In honor of Veterans Day, we profile Jesse Smith, Evening MBA, Captain in the US Army and Assistant Professor of Military Science, ROTC at the University of Chicago.
- By November 10, 2019
Past military service: Company Commander in Korea in the 46th Composite Truck Company and an Executive Officer in 1-89 Cavalry Squadron at Fort Drum, New York.
How did the timing work out between your work with ROTC and Booth’s part-time program?
I always wanted to do ROTC and the stars really lined up- I got very fortunate to be stationed in Chicago and to be at University of Chicago and have the opportunity to do my MBA. The one thing I wish I’d done was that when I was in Korea, I wish I had reached out to the Armed Forces Group or to Booth earlier.
How was the transition into Business school?
I’ve spent the last eight years in the military, in Afghanistan, Korea- it feels like I’ve been all over. I’ve had a lot of great experiences but I feel like there was a bit of distance between me and my peers that went right into the civilian workforce. Getting an MBA was an opportunity to polish myself a bit, get back into the swing of things and then make a career change. I didn’t have a business undergrad so it was kind of a nice surprise that instead of feeling like I was behind, I feel like the MBA was designed for people like me. LEAD (Booth’s leadership course for incoming students) was also really valuable. I’ve gotten a lot of military training on leadership and facilitation which goes on over months. The three day LEAD course that we had during orientation hit on a lot of topics and was presented in such a way that I got a lot of value out of it – I did not expect to get as much value as I did.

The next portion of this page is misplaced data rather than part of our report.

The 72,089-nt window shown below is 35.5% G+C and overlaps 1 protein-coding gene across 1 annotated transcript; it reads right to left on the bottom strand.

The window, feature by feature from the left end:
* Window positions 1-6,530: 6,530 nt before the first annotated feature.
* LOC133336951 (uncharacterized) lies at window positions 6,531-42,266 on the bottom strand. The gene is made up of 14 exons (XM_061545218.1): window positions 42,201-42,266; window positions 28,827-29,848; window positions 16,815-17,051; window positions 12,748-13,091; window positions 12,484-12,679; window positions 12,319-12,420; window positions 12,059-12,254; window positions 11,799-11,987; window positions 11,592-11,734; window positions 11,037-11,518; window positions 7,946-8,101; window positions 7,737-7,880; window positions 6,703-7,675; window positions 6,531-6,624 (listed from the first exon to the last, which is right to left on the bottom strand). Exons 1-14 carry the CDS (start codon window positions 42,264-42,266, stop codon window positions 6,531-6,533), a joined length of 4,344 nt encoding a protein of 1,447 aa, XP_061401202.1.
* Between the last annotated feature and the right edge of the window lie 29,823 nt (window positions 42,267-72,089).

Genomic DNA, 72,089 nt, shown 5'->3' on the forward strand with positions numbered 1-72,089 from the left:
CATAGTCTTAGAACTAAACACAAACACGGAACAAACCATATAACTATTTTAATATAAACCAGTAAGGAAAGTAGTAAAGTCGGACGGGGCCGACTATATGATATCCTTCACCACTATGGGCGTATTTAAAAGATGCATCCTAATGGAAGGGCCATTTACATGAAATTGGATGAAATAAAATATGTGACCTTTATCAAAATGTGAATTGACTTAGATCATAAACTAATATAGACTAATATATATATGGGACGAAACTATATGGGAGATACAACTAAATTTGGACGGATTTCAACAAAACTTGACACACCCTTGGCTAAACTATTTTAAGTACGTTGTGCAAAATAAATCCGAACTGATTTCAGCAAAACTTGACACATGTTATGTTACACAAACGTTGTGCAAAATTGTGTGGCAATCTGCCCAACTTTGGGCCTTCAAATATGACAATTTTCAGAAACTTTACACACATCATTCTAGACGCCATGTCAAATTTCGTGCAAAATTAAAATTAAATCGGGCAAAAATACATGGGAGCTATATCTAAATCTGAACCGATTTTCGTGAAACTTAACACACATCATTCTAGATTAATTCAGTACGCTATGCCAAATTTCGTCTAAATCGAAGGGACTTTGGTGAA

Tell us more about the Armed Forces Group and how they provide support to those interested in pursuing an MBA
I didn’t know that as part of the Armed Forces group we talk to prospective students, provide advice and do resume reviews. We’ve talked to a prospective student on deployment in Afghanistan and to others all over the country. It’s pretty easy and we’re pretty willing to work with anybody. If I had known that was available, I definitely would have reached out earlier.
I’m looking forward to the joint full and part-time Armed Forces group Veterans dinner that we do over Veterans Day weekend. ROTC provides the color guard and the head has historically been Eric Gleacher.
What are your plans for the future?
I’ll be transitioning out of the army next year. My goal is to transition into an operations role or into project management. I did a lot of project management in the army and last year worked on my project management certification. Then I took an operations course and absolutely loved it so am focusing on more operations classes and getting an introduction to data analytics.
What is your advice for those in active duty or veterans considering an MBA?
I want to tell my peers who have since gotten out of the military and have transitioned to the civilian world that I believe coming to Booth is setting me up on a better path than transitioning directly out of the military because I’m getting such a broad overview of everything and then I’m able to go in depth on so many topics I find interesting.
Work/life balance is difficult but Booth has a very strong community so you’re always able to bounce ideas off your classmates. There’s a lot of group work so if you’re not strong at one thing, there’s always someone who knows what to do. This is a great community you can rely on. It’s been a lot of work but it’s fun.
Reach out to the Armed Forces group. The University of Chicago has also set up veteran services and military-related communities. There is both a strong full-time and part-time Armed Forces Group and everyone in these groups was in a similar position to you. They’re all happy to answer questions and talk. It’s a big commitment, you’re usually committing your GI Bill and giving the program a lot of time so reach out and ask as many questions as you can and get an early start.